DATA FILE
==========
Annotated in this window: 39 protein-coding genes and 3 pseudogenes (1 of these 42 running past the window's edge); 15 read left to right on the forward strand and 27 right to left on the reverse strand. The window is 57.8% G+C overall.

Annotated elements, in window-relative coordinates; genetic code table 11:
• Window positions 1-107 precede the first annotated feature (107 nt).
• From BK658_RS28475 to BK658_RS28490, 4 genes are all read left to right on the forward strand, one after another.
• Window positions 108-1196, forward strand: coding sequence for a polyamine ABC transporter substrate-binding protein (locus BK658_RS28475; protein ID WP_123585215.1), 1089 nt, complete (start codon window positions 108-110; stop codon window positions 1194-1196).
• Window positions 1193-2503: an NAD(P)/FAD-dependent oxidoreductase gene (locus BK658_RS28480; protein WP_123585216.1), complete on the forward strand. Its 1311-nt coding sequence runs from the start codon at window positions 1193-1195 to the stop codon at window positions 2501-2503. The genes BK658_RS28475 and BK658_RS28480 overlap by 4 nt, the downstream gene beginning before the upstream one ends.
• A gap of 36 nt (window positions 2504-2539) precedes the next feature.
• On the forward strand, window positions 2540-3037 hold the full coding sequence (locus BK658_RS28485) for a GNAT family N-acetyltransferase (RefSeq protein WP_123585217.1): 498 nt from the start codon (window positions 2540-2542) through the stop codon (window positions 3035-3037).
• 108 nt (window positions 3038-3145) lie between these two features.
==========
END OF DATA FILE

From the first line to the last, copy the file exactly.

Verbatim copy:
Annotated in this window: 39 protein-coding genes and 3 pseudogenes (1 of these 42 running past the window's edge); 15 read left to right on the forward strand and 27 right to left on the reverse strand. The window is 57.8% G+C overall.

Annotated elements, in window-relative coordinates; genetic code table 11:
• Window positions 1-107 precede the first annotated feature (107 nt).
• From BK658_RS28475 to BK658_RS28490, 4 genes are all read left to right on the forward strand, one after another.
• Window positions 108-1196, forward strand: coding sequence for a polyamine ABC transporter substrate-binding protein (locus BK658_RS28475; protein ID WP_123585215.1), 1089 nt, complete (start codon window positions 108-110; stop codon window positions 1194-1196).
• Window positions 1193-2503: an NAD(P)/FAD-dependent oxidoreductase gene (locus BK658_RS28480; protein WP_123585216.1), complete on the forward strand. Its 1311-nt coding sequence runs from the start codon at window positions 1193-1195 to the stop codon at window positions 2501-2503. The genes BK658_RS28475 and BK658_RS28480 overlap by 4 nt, the downstream gene beginning before the upstream one ends.
• A gap of 36 nt (window positions 2504-2539) precedes the next feature.
• On the forward strand, window positions 2540-3037 hold the full coding sequence (locus BK658_RS28485) for a GNAT family N-acetyltransferase (RefSeq protein WP_123585217.1): 498 nt from the start codon (window positions 2540-2542) through the stop codon (window positions 3035-3037).
• 108 nt (window positions 3038-3145) lie between these two features.